The large-scale devastation caused by the explosion at the Port of Beirut imperils the United Nations delivery of humanitarian aid to war-torn Syria, a U.N. spokesman said Wednesday.
The port in Lebanon was one of the avenues through which U.N. shipped aid to neighboring Syria, Farhan Haq told reporters.
"In terms of the usage of the port, this is a place that's used both for goods for Lebanon and also for some of our activities in Syria," he said. "We'll need to assess how that damage affects our deliveries and how we can redirect, in the short term, more of our activities through the airport rather than through the seaport."
The U.N. was working with Lebanese authorities to find ways to ensure sustained operations, Haq said.
The world body was also supporting the ongoing response efforts in Lebanon, particularly in the delivery of emergency medical assistance.
He noted that the damage would "significantly exacerbate the economic and food security situation in Lebanon, which imports about 80% to 85% of its food."
More than 100 people were killed and thousands more injured in Tuesday's massive blast in the Lebanese capital.
Around 100 U.N. staff and dependants were injured, while two relatives of U.N. employees were killed, Haq said.
Humanitarian aid was already imperiled after Russia last month confined the delivery of supplies to a single border crossing, leaving millions of displaced Syrians vulnerable.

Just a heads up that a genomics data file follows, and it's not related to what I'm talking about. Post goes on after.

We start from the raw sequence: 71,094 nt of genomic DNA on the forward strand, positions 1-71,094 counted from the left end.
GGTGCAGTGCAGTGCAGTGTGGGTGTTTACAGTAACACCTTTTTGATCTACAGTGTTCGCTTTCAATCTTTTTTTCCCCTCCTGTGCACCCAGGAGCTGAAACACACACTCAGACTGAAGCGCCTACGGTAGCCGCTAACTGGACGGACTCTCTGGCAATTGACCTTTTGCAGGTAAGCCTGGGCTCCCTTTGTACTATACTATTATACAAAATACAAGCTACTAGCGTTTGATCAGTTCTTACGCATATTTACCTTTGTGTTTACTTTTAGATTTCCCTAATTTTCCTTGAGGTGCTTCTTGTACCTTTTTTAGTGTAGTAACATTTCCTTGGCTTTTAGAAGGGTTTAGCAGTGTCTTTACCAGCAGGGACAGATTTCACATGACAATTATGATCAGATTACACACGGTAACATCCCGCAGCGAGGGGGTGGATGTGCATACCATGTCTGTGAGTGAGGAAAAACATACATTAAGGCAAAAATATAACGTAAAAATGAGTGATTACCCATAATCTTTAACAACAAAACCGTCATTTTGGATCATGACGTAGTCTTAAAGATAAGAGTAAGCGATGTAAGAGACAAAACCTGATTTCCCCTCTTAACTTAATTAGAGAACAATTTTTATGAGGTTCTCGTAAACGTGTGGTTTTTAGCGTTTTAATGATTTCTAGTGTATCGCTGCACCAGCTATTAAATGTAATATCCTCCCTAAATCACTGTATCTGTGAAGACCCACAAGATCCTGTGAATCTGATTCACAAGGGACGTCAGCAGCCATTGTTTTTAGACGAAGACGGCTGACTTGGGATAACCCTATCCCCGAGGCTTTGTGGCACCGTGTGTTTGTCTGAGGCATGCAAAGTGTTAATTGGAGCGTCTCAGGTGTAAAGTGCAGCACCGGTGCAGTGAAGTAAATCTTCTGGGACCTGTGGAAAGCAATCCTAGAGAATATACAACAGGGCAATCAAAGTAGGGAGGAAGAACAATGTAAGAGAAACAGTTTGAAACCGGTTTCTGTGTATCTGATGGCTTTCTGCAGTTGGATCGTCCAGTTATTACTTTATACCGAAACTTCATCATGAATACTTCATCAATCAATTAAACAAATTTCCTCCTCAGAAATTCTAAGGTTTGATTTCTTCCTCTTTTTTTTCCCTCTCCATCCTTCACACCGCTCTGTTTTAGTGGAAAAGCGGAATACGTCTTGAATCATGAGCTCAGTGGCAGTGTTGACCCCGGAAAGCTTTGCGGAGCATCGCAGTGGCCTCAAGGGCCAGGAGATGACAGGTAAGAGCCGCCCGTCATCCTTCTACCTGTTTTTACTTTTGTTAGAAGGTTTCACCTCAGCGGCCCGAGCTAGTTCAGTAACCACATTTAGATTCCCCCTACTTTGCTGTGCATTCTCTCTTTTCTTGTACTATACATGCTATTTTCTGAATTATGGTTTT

Critics say Russia abused its veto power, politicized humanitarian aid and ignored both civilian lives and the spread of COVID-19 in the country's north, prioritizing political agendas over the lives of the Syrian people.
Syria's war has devastated the country's economy since 2011, plunging 80% of its people into poverty, according to the U.N. For years, many stakeholders have said Assad has ignored the needs and safety of the Syrian people, only eyeing further gains of territory and crushing his opposition. With this goal, the regime has for years bombed vital facilities such as schools, hospitals and residential areas, causing the displacement of half the country’s population.
The situation is especially critical in opposition-controlled areas in the northwestern provinces of Aleppo and Idlib, regions the Assad regime has vowed to retake. With almost 50% of the nation's health facilities out of service and many living in overcrowded tent camps deprived even of basic needs, the Syrian people are also extremely vulnerable to the coronavirus pandemic.
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